I’ve just had a pretty harrowing evening. A Christian man and wife in their fifties/sixties recently discovered my change in belief. I knew it was only a matter of time before they found out. I didn’t want them to remain in the dark indefinitely, but I’ve been dreading this day, because I know how hardcore they are about their faith.

So I called round to their house to talk it through with them. It didn’t go well. They believe I have committed apostasy, that I have “rejected the saviour.” It doesn’t matter that in my mind I haven’t rejected anyone. All I’ve done is changed my mind about what I believe is real. You can ask me, “Do you deny that Jesus is the son of God?” How can I deny something that isn’t even a reality to me, because I question the reliability of the documents that explain this person to me? Yet the idea that I have rejected an actual person is what will be imposed upon me, because they will only see it from their point of view.

They listened to me for a while. And they got their own concerns off their chest, too. It was mainly prophecies of doom upon my life, and the heavy suspicion that I had never been a true Christian in the first place. Furthermore, I’m no longer welcome at their house, nor do they want me to maintain a friendship with their twenty-two-year-old son, whom I’m quite close to, in case I lead him into deception. How about the idea of respecting his ability make up his own mind about what he hears? That doesn’t come into it, apparently. I left with a heavy heart, and feeling like I had been poisoned.

I also saw how real this was to them. The lady even wept slightly during the proceedings, so I know there is real love for me in these people, but they have lived so much of their lives within Christianity (or their particular Calvinistic brand of it) that it appears impossible for them react any other way than they did. And yet it’s the most bizarre kind of love. The underlying attitude seems to be, “I love you, but I must reject you. You are only acceptable to me if you believe what I believe.” Or, “I love you, but I must hang you out to dry.”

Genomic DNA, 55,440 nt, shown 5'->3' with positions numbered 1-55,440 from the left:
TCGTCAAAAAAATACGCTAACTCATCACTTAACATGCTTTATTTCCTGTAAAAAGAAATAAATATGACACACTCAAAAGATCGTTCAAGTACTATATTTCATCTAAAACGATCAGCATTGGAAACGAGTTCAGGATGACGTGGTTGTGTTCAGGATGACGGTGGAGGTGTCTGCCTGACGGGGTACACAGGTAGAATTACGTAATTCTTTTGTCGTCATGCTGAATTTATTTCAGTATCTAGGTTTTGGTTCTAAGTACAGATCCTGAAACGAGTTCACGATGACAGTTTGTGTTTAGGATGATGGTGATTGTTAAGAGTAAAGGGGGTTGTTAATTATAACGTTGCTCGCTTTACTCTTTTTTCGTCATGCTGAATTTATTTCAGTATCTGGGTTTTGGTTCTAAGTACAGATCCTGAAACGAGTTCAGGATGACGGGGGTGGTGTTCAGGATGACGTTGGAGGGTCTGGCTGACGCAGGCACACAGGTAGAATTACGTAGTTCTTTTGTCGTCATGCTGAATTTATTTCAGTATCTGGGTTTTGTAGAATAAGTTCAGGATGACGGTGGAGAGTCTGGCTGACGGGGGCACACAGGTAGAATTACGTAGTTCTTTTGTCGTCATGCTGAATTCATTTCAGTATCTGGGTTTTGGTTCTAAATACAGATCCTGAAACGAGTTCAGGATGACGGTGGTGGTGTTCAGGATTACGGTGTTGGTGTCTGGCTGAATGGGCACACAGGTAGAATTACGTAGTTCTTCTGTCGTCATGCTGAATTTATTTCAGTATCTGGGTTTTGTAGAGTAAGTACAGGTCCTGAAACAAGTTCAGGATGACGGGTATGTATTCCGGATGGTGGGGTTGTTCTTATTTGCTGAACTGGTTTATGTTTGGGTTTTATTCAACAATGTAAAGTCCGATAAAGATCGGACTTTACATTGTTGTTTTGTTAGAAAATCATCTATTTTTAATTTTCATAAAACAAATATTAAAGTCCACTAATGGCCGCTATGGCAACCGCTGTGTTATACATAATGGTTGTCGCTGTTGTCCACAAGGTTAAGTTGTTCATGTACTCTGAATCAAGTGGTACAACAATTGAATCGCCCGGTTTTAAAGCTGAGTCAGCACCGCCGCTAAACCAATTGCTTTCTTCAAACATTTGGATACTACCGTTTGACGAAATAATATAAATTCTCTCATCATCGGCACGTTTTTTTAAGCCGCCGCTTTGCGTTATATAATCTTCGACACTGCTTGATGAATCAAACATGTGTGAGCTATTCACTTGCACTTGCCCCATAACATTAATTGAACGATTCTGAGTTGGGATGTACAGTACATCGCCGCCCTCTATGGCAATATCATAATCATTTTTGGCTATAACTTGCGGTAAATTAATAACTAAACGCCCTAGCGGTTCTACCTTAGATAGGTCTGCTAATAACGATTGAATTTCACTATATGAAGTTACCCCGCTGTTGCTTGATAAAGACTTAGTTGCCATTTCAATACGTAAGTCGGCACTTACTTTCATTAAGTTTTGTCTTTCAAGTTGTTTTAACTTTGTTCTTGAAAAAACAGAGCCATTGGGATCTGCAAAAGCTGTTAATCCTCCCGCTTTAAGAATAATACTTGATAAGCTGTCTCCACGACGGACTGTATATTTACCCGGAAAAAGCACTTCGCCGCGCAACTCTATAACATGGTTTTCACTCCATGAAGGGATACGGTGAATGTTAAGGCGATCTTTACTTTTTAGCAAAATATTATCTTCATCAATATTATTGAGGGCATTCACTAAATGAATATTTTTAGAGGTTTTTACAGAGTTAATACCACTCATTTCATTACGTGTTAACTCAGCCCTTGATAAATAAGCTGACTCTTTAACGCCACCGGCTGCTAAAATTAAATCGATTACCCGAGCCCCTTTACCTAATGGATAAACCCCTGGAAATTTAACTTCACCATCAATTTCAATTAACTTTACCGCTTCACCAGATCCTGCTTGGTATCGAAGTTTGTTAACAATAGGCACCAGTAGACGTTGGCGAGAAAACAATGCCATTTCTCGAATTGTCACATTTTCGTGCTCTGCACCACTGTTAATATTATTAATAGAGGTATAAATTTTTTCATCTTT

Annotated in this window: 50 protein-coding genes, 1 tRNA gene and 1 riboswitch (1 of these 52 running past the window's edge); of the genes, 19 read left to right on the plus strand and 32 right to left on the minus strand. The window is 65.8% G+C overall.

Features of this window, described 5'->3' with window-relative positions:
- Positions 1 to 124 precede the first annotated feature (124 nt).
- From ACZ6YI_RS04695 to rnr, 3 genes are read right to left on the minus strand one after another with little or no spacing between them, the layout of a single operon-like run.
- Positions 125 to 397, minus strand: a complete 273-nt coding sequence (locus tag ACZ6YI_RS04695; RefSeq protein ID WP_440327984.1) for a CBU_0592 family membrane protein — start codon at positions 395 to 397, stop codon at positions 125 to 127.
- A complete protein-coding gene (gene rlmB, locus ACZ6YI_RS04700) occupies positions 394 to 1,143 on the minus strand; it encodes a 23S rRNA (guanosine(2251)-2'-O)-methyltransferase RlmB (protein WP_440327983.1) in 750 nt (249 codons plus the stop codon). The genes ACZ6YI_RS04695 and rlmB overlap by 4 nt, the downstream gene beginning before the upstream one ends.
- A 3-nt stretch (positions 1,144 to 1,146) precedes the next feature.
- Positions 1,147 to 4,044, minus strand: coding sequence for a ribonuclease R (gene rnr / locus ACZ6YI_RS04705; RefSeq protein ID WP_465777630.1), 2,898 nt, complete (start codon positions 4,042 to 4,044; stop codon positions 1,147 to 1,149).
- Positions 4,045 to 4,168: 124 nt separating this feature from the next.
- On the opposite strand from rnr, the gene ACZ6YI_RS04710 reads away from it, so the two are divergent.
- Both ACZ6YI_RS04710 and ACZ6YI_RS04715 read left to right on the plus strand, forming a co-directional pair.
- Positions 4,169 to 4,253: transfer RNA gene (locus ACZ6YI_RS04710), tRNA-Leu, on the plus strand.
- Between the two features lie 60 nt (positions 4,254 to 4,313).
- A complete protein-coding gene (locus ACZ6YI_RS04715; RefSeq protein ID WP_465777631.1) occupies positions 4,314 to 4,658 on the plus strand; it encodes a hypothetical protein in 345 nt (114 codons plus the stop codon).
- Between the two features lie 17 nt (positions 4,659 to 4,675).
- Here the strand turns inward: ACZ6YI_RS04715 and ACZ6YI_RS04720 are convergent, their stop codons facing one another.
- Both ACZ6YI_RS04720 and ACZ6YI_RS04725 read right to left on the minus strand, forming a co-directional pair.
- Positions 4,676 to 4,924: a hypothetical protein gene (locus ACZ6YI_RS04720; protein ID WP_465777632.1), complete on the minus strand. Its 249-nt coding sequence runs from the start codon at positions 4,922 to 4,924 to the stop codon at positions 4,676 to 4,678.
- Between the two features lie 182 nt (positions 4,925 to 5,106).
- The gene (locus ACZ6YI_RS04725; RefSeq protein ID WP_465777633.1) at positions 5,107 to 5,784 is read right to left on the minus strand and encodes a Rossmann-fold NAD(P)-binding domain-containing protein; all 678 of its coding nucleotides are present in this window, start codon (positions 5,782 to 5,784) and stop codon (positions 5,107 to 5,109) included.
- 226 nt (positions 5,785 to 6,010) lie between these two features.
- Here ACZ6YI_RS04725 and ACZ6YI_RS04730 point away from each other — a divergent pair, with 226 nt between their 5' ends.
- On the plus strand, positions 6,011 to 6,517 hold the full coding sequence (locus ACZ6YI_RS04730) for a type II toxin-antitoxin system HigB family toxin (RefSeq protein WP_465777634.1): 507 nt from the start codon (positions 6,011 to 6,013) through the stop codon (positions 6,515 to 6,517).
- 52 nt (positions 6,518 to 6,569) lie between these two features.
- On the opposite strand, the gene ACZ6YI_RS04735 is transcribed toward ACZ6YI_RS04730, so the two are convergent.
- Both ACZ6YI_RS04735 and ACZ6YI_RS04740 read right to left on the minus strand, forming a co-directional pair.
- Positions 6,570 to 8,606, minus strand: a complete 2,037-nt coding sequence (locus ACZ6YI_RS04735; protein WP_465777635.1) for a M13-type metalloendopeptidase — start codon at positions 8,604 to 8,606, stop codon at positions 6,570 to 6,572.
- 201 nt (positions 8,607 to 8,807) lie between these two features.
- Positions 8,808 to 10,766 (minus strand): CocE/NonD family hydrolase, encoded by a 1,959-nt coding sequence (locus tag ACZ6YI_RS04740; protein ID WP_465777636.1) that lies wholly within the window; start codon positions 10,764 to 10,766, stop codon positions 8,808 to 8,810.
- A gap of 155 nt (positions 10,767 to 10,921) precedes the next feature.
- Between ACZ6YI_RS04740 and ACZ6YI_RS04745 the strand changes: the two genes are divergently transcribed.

As fate would have it, a few weeks ago I bumped into the very guy who led me to Christ when I was seventeen. Hadn’t seen him in many, many years; he lives in England but was back here for a visit. This guy’s Christian faith has been a rocky road, like mine. Many years ago, in an email, he admitted to me that he was gay. And, you know, it was great to actually have the chance to tell him in person, “I just don’t care. You’re all right by me.” To allow myself to empathise with what he has had to go through and to express true unconditional love – not the love that says, “I love you but I don’t accept you.”

As for me, the experience this evening only reinforces my views about religion, and the problems with accepting any rigid belief system that tells you what you’re supposed to think en masse. The craziness of the extreme reaction to me is illustrated by the simple fact that I’m the same guy I always was. Better, morally, than I’ve ever been. To some extent, it’s even true to say that I was living a double life as a Christian, and for the first time in I don’t know how many years, I’m now the same person in private that I am in public. What’s a guy to do with that reality except embrace it?